Is it safe to visit South Africa?
As a South African who has hosted international delegations and visiting overseas pen friends and as a person who has been fortunate enough to visit many countries across the globe, I hope to give a balanced account of the situation that awaits visitors to these shores.
Crime and where it happens
Even the greatest South African patriot cannot deny that our crime statistics are unacceptable, but the social circumstances and geographical areas that are responsible for most of these statistics need to be taken into account. Basic common sense will help travellers in South Africa or anywhere in the world to journey safely and enjoy their stay.
South Africa has a relatively effective police force. When policing is thorough and accompanied by records and statistics, a picture may appear that makes that country look worse than those in which people do not trust the police force, the police force is not effective or proper records are not kept and reported upon.
Domestic violence and alcohol abuse is prevalent: a society that considers alcohol usage the norm cannot fail to have a bad record for domestic and social violence. Sadly, alcohol aggravates aggressive tendencies, and the most likely environment in which this is acted out is the home. Alcohol usage is a common trend throughout most of the cultures of South Africa, except for those adhering to the Muslim faith. So: sadly, a lot of reported crimes are related to domestic violence.
Slum areas are the most likely to breed crime. This is not a purely South African phenomenon. There are many cities throughout the world where it is dangerous to visit certain areas unless you are in a group with a qualified tour guide. Most crimes in South Africa take place with in economically depressed suburbs or poor areas of townships. The poor suffer from the depredations of the unscrupulous, a pattern that has been repeated with depressing familiarity throughout history.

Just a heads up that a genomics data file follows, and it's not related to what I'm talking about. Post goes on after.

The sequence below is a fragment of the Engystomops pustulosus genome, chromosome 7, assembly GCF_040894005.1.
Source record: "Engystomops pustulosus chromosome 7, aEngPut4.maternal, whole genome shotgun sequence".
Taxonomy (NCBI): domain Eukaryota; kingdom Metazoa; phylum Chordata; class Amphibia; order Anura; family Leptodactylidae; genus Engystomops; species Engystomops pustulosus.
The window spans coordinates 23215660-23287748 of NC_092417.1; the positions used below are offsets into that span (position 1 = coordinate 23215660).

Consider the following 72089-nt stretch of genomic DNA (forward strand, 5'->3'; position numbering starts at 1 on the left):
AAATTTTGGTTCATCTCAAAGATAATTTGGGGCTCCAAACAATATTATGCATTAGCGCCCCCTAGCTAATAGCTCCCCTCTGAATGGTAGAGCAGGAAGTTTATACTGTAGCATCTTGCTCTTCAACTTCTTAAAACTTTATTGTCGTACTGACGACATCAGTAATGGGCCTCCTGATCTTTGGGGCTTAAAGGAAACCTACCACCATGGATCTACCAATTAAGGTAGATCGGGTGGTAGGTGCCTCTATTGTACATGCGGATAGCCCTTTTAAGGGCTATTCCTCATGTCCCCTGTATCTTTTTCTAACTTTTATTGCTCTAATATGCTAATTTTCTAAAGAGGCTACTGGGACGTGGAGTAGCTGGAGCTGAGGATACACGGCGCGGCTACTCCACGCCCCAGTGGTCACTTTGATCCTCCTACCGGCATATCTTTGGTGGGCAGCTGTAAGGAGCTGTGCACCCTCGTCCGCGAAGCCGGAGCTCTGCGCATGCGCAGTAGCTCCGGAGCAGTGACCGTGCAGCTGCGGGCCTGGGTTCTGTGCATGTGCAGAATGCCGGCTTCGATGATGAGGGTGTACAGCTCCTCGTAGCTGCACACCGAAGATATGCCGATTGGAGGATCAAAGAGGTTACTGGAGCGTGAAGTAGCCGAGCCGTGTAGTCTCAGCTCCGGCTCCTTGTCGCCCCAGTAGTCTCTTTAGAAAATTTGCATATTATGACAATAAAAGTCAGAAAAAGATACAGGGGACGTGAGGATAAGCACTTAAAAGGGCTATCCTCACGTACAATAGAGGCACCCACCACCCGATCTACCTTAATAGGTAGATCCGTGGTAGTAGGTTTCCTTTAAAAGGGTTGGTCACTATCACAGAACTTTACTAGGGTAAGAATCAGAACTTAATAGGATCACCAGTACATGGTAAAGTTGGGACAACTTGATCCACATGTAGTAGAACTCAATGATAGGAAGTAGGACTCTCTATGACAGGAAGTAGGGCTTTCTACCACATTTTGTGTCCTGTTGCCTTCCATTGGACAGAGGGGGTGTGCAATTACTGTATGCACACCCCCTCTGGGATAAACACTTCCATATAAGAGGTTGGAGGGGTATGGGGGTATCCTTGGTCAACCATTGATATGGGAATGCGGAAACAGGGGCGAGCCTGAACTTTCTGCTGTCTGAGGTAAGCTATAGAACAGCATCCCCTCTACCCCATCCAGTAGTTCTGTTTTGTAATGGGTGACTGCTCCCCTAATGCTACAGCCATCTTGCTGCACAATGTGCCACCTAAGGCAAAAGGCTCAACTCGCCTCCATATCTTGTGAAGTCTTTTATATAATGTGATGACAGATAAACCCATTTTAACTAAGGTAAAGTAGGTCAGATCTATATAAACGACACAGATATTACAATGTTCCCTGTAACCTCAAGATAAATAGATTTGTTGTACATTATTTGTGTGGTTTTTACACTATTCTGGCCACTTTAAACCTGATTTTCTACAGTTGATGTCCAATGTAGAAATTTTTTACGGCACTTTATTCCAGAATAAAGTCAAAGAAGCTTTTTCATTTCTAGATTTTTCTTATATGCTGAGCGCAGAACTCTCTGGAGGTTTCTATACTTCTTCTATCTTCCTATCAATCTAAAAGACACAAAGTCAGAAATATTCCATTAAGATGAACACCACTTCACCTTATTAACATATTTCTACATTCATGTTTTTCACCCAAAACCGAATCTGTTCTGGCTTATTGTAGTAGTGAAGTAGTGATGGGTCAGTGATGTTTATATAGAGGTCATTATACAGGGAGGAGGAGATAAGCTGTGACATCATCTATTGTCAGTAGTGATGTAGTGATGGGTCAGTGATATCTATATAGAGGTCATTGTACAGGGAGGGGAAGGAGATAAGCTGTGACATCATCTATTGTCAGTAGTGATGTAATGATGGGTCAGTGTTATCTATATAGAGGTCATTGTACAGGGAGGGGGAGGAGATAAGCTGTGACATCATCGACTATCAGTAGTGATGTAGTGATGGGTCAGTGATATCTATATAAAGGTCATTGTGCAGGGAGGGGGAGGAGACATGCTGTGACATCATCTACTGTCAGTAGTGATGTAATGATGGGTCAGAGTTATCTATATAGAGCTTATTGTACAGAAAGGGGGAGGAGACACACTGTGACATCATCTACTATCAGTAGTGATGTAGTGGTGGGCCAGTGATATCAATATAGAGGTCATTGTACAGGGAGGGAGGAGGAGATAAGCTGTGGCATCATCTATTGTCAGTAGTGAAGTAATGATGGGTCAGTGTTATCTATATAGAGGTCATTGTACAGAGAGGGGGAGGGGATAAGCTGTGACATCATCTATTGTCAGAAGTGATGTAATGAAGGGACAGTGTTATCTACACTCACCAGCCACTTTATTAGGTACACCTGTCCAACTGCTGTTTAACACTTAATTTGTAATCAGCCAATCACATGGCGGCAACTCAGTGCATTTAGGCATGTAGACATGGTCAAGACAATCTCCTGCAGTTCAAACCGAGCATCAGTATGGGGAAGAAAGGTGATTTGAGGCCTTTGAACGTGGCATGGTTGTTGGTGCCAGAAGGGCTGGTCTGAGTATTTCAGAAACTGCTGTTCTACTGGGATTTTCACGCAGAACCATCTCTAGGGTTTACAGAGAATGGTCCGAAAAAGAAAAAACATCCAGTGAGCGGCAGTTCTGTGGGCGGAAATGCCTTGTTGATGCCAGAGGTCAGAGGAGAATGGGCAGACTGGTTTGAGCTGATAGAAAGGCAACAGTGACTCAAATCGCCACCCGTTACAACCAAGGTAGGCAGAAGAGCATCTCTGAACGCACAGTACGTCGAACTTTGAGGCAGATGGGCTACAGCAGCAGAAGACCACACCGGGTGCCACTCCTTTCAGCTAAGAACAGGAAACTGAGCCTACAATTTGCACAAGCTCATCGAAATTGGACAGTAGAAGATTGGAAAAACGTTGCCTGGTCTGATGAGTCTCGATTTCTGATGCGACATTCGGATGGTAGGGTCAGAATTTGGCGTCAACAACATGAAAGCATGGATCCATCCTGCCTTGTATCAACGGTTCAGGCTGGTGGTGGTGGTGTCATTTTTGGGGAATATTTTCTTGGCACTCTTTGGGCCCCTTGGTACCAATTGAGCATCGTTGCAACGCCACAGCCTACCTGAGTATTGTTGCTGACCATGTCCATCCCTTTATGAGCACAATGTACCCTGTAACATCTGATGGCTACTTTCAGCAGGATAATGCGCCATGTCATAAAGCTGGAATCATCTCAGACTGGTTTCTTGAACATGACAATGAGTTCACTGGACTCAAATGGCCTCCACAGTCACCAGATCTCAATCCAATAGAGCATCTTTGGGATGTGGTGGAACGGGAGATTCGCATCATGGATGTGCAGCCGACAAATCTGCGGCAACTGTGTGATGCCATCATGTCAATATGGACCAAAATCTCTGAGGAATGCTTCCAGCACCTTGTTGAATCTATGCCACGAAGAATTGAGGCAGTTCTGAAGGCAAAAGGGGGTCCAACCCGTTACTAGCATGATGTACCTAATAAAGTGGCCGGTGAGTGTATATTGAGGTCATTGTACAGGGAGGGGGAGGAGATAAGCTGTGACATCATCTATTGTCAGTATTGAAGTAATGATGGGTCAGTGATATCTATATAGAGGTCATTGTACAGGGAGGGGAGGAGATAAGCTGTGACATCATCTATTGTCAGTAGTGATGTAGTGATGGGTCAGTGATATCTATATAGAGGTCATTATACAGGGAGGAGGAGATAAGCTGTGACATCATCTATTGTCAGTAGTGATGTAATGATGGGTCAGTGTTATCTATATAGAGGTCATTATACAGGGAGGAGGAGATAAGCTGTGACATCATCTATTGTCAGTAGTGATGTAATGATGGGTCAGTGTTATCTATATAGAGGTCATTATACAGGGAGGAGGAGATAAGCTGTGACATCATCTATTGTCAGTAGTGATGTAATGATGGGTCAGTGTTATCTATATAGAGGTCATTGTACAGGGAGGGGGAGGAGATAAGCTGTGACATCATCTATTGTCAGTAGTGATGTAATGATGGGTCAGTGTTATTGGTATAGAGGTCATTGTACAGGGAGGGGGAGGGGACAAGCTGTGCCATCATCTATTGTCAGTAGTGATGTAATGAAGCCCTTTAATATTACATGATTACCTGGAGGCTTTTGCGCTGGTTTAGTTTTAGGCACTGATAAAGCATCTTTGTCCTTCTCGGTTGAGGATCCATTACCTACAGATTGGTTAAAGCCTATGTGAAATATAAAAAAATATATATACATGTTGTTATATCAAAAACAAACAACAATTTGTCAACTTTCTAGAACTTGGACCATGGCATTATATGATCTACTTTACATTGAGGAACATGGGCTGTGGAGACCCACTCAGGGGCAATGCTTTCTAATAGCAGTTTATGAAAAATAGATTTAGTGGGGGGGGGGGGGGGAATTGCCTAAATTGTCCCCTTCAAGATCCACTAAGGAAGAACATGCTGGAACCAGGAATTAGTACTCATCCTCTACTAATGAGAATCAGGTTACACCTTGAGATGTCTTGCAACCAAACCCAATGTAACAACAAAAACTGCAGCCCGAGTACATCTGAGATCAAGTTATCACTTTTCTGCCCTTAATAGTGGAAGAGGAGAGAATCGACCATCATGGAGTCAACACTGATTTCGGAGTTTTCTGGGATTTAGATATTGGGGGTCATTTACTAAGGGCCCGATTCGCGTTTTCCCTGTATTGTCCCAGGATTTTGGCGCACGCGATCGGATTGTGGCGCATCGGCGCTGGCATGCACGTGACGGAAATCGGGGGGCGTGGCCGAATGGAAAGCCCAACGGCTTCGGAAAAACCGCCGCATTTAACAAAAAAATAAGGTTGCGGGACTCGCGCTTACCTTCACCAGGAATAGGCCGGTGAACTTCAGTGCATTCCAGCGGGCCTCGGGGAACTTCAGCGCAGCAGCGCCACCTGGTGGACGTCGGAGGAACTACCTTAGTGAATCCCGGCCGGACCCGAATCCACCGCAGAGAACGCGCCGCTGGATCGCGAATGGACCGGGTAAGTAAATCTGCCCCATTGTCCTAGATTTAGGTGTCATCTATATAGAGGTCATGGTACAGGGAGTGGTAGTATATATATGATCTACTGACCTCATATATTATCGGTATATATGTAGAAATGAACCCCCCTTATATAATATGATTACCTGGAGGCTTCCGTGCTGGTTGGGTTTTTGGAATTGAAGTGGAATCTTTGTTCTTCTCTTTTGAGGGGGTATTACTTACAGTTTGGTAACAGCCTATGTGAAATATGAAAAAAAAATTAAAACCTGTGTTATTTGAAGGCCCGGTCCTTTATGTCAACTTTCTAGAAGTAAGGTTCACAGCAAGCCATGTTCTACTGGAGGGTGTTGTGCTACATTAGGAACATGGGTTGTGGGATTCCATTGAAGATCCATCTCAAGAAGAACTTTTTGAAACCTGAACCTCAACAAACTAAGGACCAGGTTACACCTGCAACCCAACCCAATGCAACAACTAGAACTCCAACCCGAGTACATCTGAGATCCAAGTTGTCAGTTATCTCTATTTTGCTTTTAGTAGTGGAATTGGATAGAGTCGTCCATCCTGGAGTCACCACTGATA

There will always be opportunists: if you leave your bags, wallet or other valuables unattended or in plain sight in a vehicle, someone might well walk off with them. This might happen anywhere in the world!
Don't wander around on your own in an unknown area at night! Need I say more? Check with your hotel or lodging house as to how safe it is to venture forth on foot alone after dark. They will be well acquainted with their neighbourhood and will advise you. Of course, they cannot guarantee your safety, who in the world could? But they should be able to say if their neighbourhood is relatively safe or not.
Yes, yes. but how safe is it?
I've hosted about thirty guests from all over the world at one time or another. They have been natives of sixteen different countries and have hailed from all of the world's continents. All of my guests have had a wonderful stay and enjoyed the scenic splendours and excellent tourist services without disruption. All of them said they'd love to visit again! Some frank advice of my own (Our national tourism agency may not agree with all of this): Start in Cape Town, not Johannesburg: unless your preference is for edgy cities and you don't mind watching your back, avoid staying in Johannesburg. Owing to its proximity to trans-african borders, it is the prime area for car hijacking. As the greatest economic centre, it attracts the desperate and the parasites , superstars and millionaires alike: the good, the bad, the ugly, the rich, the poor. It's sad an ugly and beautiful and exciting all together, but Cape Town's safer for the novice and just as vibrant. The scenery's better too.
Sure, it's laid back, but be fairly alert anyway: basic security rules, such as anyone applies at home, are valid no matter where you are.
Most people are ok but trust your instincts: Most South Africans are friendly people, who get a kick out of making someone's day, but if you feel uncomfortable in any situation, or if someone is overly pushy, walk away!
In a nutshell
If you're mildly streetwise, you should be ok. You'll enjoy meeting the best of our people and seeing the wonders of Africa with first world convenience thrown in for good measure. Roads are generally excellent, and so are communications. Police and ambulance services are relatively efficient, medical facilities (though I hope you won't need them) are good, the scenery is wonderful, and many travellers come back for more.
Edited by: Rajesh Bihani ( Find me on Google+ )